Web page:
by Anne Eglash MD, IBCLC, FABM
Which flu vaccine is safer and more effective during breastfeeding? Sorry folks, but it is time to think about flu season once again! Last year in the USA the Center for Disease Control recommended against the use of the nasal flu vaccine, which is a live attenuated (weakened) influenza vaccine (LAIV), because there were concerns that it would not be effective against the expected strains of influenza. Instead, the inactivated (not live) influenza vaccine (IIV) in shot form was the preferred flu vaccine. In prior years, most healthy people between the ages of 2 and 50 were offered either the nasal LAIV or the IIV shot. The nasal LAIV was thought to be more effective for and certainly preferred by most children. Many breastfeeding mothers declined the nasal LAIV for themselves, worried that the live attenuated influenza virus would be transmitted to their newborns.
Pregnant women are encouraged to take the IIV (not the LAIV) to protect themselves from influenza, and to transmit anti-influenza antibodies thru the placenta to their newborns, who cannot receive the flu vaccine until 6 months of age. There has been little research comparing the IIV and LAIV for breastfeeding mothers, regarding transmission of anti-influenza antibodies in the breastmilk. In addition, the transmission of the live attenuated virus into breastmilk and passage to the infant has not been well studied.
A recently published well-designed randomized controlled trial with 248 breastfeeding mothers investigated the safety of the nasal LAIV and the effectiveness of the nasal LAIV vs the IIV shot when these vaccines were given to the mother. They cultured infant noses and breastmilk for evidence of the influenza from the nasal LAIV. They also checked the mother’s antibody response to both types of vaccines.
What do you think the researchers found regarding the safety and effectiveness of the 2 types of flu vaccines? (choose 1 or more)
- Among breastfeeding infants whose mothers were given the nasal LAIV, 1% tested positive for the vaccine virus from their nasal swabs.
- 25% of mothers given the nasal LAIV had the virus in her breastmilk.
- The infants who tested positive for the vaccine virus from mom’s LAIV did not display illness.
- There was no difference in the influenza IgG antibodies in breastmilk between the LAIV and the IIV.
- The researchers recommend the IIV over the LAIV for breastfeeding mothers because the IIV produces higher maternal serum antibody levels.
- The live weakened virus in the nasal LAIV has been shown to transform into to a stronger influenza virus that can make people sick.
See the Answer
The correct answers are A, C, E (not B, D, or F)
Vaccine. 2018 Jul 25;36(31):4663-4671. doi: 10.1016/j.vaccine.2018.06.036. Epub 2018 Jun 28.
Randomized trial comparing the safety and antibody responses to live attenuated versus inactivated influenza vaccine when administered to breastfeeding women
Brady RC, Jackson LA, Frey SE, Shane AL, Walter EB, Swamy GK, Schlaudecker EP, Szefer E, Wolff M, McNeal MM, Bernstein DI, Steinhoff MC.
Live attenuated influenza vaccine (LAIV) and inactivated influenza vaccine (IIV) are both licensed for administration to nursing mothers. Little is known about the potential for transmission of LAIV viruses from the mother to the infant and the comparative breast milk antibody responses to LAIV and IIV.
We performed a randomized, double-blind study comparing the immunogenicity of LAIV to IIV when administered to nursing mothers. The safety of LAIV to IIV in women and their infants was also compared. Women received LAIV + intramuscular placebo, or IIV + intranasal placebo on Day 0. Breast milk and nasal swabs (from women and infants) were collected on Days 0, 2, and 8 for detection of LAIV. Breast milk and serum antibody responses were measured at Days 0 and 28. The primary hypothesis was that LAIV would provide superior induction of breast milk IgA responses to influenza as compared to IIV when administered to nursing mothers.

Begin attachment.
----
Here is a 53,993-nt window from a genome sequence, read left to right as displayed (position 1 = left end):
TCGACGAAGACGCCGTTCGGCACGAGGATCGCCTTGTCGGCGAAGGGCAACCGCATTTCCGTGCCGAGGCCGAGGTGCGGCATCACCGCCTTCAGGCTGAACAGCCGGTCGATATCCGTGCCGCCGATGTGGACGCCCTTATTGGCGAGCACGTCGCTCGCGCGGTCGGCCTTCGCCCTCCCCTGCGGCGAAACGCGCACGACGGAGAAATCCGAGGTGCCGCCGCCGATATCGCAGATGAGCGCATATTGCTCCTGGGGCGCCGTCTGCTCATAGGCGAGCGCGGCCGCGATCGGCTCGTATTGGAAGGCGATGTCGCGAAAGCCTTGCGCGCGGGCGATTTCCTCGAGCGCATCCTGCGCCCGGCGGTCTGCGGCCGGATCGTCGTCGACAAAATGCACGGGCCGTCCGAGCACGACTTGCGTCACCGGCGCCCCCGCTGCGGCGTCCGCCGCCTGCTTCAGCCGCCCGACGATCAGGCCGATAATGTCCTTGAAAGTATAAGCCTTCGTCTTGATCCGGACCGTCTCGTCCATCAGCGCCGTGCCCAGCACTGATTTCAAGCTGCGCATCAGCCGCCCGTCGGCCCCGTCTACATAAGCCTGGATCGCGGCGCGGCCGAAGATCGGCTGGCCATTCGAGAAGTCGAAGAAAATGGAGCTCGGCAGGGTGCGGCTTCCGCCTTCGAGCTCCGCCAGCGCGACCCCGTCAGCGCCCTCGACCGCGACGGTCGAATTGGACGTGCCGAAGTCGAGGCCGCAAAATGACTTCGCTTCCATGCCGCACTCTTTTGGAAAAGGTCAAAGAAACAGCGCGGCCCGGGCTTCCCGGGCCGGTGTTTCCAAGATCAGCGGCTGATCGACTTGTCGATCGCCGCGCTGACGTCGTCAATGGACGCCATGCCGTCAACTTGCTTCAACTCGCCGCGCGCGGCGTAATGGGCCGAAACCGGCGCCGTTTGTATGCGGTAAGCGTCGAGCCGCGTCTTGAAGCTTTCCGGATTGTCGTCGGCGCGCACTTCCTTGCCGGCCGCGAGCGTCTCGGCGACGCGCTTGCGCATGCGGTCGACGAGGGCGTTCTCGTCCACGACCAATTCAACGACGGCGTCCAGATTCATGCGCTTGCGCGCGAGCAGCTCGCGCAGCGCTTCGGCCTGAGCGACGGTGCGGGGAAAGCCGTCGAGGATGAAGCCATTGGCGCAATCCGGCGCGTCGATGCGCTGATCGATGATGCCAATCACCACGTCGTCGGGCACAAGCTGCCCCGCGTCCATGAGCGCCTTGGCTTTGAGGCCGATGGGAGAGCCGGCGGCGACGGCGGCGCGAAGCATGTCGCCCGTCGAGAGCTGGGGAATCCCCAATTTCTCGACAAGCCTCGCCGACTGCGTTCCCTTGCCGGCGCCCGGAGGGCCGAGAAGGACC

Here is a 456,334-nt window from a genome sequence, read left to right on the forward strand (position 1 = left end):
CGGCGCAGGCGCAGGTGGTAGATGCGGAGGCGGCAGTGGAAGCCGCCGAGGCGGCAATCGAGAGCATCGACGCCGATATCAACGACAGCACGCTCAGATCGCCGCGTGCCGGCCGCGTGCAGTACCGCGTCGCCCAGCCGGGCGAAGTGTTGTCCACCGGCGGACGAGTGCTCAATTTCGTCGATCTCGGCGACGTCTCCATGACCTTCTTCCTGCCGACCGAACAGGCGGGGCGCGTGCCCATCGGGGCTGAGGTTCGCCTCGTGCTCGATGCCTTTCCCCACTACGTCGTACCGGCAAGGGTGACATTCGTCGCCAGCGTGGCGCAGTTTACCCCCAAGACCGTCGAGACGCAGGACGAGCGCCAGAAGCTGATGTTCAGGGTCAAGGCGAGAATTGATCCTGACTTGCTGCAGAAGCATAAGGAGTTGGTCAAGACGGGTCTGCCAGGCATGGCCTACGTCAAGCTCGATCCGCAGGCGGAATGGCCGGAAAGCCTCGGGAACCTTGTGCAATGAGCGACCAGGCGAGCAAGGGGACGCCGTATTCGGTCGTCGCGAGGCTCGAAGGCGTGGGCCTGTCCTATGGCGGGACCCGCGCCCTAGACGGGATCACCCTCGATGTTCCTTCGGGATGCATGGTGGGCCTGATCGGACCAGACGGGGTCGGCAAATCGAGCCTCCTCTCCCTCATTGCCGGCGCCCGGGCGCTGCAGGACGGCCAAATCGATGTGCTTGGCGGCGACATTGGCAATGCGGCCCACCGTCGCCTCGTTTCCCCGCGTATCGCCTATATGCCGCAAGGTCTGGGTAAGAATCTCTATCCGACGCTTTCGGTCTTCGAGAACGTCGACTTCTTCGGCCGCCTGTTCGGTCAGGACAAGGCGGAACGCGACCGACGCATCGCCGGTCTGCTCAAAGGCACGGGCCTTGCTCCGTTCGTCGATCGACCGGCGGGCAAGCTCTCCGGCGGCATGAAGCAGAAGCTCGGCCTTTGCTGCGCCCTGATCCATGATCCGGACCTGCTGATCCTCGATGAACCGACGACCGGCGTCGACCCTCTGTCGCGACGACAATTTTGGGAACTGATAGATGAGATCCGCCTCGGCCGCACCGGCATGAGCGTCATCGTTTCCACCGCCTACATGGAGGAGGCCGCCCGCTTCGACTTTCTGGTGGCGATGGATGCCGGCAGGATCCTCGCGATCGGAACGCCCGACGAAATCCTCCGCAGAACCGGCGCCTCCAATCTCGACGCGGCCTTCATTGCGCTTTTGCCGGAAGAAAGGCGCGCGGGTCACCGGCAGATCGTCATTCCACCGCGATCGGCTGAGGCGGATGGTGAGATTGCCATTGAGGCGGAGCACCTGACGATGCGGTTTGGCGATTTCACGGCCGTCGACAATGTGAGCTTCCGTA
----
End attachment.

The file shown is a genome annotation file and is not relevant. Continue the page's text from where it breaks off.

Breast milk IgG, breast milk IgA (H1N1 only), serum hemagglutination inhibition (HAI), and serum IgG responses were significantly higher following administration of IIV compared to LAIV. Receipt of either LAIV or IIV was safe in women and their infants. One (1%) LAIV recipient transmitted vaccine virus to her infant who remained well. No influenza virus was detected in breast milk.
Breast milk and serum antibody responses were higher for IIV compared to LAIV. LAIV and IIV were safe for nursing women but there was one (1%) possible transmission of LAIV to an infant. This study suggests that IIV may be the preferred vaccine for nursing mothers.
Milk Mob Comment by Anne Eglash MD, IBCLC, FABM
The researchers found that none of the mothers given nasal LAIV had vaccine virus in their breastmilk. Although 1% of infants carried the flu vaccine virus in their nose after maternal administration of the nasal LAIV, none of the infants showed signs of clinical illness. The authors also point out that there have been no cases of the attenuated vaccine virus turning into a stronger virus causing clinical illness.
The researchers recommend the flu shot over the nasal flu vaccine because the IgG antibody responses to the vaccine in mom’s serum and breastmilk are higher.
I have plenty of adults in my practice who are needle shy or needle phobic, and are more likely to take the influenza vaccine by nose than by shot. Based on this research it appears that breastfeeding mothers can be advised that if she prefers the nasal live attenuated influenza vaccine, it is safe for her and her infant. It just might not be as effective as the flu shot.